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Leveraged loan fund assets under management hit two-year low

loan fund assets under management

After eking out two months of growth, loan mutual funds’ assets under management declined $2.9 billion in June – the biggest drop since January – to a two-year low of $135.6 billion, from $138.5 billion a month earlier, according to data from Lipper FMI and fund filings.

The reason? institutional investors in June adopted a low-wattage risk-off posture across risk assets, amid growing tensions surrounding the Greek debt situation. (Early data from July suggests that loan fund assets are stabilizing.) – Steve Miller

Follow Steve on Twitter for leveraged loan market news and analysis.

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CLOs: A Volcker Rule primer ahead of tomorrow’s compliance date

Non-Volcker compliant AAA CLO paper has widened in the secondary market over the past couple of months ahead of a key deadline arriving tomorrow that prohibits U.S. broker-dealers from making markets in non-compliant paper.

Morgan Stanley CLO research analysts, Richard Hill and Mia Qian, in their June CLO Market Tracker research report, estimate that the basis to Volcker compliant CLOs is now more than 50 bps, which in their view, is due to diminished liquidity in this paper.

For those of you not yet fed up with hearing about Volcker and its impact on the CLO market, here is a run through the key points:

The Volcker Rule effectively prohibits U.S. banks from holding ownership interests in “covered funds,” and a CLO that includes bonds in its collateral pool, and which is issued under Rule 3c-7, is classed as a covered fund. Under Volcker, ownership includes “the right to participate in the selection or removal of an investment manager” of the covered fund, outside of an event of default.

To be clear, tomorrow’s deadline only restricts U.S. broker-dealers from making markets in non-compliant CLO paper. Via an extension granted by the Federal Reserve last December, banks are still able to hold non-compliant CLO paper on their books through July 21, 2016 (with an additional extension through July 21, 2017 expected). However, this extension applies only to non-compliant paper held by banks as of Dec. 31, 2013, and thus, as of tomorrow, banks are no longer expected to trade or make markets in non-compliant paper, which has constrained liquidity in recent months.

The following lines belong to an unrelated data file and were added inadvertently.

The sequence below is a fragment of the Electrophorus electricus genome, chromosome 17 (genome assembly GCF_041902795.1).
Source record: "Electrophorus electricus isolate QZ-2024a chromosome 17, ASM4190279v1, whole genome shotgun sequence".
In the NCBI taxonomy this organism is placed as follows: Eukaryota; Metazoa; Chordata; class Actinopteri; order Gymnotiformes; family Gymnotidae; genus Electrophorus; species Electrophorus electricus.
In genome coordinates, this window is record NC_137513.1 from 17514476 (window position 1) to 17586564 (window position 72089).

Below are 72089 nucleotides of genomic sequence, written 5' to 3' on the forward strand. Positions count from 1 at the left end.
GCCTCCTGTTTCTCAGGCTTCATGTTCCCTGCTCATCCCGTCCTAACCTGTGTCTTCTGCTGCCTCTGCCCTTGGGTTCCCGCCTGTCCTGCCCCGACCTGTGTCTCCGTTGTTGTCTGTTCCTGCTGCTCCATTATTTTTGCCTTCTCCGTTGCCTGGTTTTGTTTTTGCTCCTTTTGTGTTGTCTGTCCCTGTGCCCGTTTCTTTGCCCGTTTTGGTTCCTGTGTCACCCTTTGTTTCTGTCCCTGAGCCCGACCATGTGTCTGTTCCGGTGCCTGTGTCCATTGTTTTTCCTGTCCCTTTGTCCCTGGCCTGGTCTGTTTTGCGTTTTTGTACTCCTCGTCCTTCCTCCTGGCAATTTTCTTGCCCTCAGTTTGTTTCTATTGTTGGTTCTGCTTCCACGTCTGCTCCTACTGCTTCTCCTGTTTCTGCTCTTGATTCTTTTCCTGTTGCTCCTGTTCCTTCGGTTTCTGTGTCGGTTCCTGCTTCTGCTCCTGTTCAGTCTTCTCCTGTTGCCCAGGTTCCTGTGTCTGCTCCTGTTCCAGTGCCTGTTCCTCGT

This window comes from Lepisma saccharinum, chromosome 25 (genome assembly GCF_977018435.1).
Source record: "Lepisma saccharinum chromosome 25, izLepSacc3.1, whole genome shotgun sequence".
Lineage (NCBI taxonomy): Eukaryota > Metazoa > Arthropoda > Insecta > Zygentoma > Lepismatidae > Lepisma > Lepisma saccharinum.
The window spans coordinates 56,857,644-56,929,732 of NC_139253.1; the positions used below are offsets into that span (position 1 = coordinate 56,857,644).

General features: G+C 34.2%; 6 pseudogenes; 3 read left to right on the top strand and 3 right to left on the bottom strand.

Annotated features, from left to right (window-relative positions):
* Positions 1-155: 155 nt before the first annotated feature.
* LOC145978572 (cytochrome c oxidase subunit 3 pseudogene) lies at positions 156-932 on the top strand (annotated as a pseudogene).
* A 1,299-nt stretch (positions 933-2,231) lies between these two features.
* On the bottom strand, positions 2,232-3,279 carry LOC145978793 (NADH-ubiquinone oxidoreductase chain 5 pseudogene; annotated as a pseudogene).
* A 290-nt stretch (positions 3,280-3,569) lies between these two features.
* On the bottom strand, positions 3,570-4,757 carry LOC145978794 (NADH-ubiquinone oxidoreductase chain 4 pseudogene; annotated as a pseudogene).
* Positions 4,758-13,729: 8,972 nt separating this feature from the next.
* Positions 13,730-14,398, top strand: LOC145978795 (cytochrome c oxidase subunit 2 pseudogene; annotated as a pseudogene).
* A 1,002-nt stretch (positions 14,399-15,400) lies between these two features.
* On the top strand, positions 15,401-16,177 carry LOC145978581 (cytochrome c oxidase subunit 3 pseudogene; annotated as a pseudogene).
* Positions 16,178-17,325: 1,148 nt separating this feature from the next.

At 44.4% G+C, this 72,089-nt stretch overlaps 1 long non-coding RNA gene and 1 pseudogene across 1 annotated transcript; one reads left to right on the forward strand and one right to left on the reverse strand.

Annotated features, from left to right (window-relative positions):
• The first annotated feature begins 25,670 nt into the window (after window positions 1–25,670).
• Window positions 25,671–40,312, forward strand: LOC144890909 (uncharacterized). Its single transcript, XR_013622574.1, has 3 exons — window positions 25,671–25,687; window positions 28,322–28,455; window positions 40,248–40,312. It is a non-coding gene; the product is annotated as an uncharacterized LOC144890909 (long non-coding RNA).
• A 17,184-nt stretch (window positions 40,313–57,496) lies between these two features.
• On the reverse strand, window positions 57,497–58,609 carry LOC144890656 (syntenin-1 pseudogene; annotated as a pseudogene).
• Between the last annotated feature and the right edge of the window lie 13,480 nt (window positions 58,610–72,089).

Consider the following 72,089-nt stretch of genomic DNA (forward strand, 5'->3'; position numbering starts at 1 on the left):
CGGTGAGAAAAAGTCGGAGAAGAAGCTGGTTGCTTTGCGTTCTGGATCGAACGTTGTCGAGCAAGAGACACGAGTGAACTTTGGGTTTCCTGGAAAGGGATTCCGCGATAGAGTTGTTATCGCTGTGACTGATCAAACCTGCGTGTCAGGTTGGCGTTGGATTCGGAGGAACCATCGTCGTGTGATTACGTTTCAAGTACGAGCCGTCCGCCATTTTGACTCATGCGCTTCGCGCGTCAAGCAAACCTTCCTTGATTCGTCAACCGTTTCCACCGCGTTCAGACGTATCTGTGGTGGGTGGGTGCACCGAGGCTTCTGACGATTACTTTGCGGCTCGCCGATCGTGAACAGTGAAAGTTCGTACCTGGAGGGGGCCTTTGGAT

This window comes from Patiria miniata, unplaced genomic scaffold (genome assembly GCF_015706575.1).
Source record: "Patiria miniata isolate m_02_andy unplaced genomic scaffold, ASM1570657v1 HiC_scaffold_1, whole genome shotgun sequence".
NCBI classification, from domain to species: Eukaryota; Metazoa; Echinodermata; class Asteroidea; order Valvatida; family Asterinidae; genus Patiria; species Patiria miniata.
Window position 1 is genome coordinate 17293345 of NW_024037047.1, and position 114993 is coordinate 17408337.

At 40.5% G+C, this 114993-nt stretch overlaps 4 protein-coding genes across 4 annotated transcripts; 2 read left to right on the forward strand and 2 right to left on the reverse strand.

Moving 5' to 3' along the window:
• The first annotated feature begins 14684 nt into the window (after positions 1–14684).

There is a market-making exception that allows bank trading desks to trade non-compliant CLOs, but the exception contains two large impediments which could limit its use, according to Wells Fargo. “First, the bank faces a firm-wide limit for Volcker exceptions of 3% of Tier 1 capital; the bank then must decide how much of that exception to allocate to the trading desk. Second, any non-Volcker compliant tranches incur dollar-for-dollar capital charges against the banks’ Tier 1 capital,” the firm noted.

In terms of market impact, Wells Fargo analyst David Preston summarized in his February 2015 CLO Desktop Regulatory Guide research report that the majority of all CLO 1.0 deals should be paid off by 2017, that most post-2014 CLOs are Volcker compliant (i.e. do not include bond buckets), and so it’s the 2012 and 2013 vintage CLOs that are the issue, of which there was roughly $130 billion outstanding as of February this year.

Since the final version of the Volcker Rule was released in December 2013, CLO managers and their investors have been busy amending existing transactions to remove bonds. Some have done this via painstaking amendment processes with their investors, while others have used the CLO refinancing route to remove bonds, with 14 of the 22 refinancing transactions pricing so far in 2015 removing bonds via the process, according to LCD.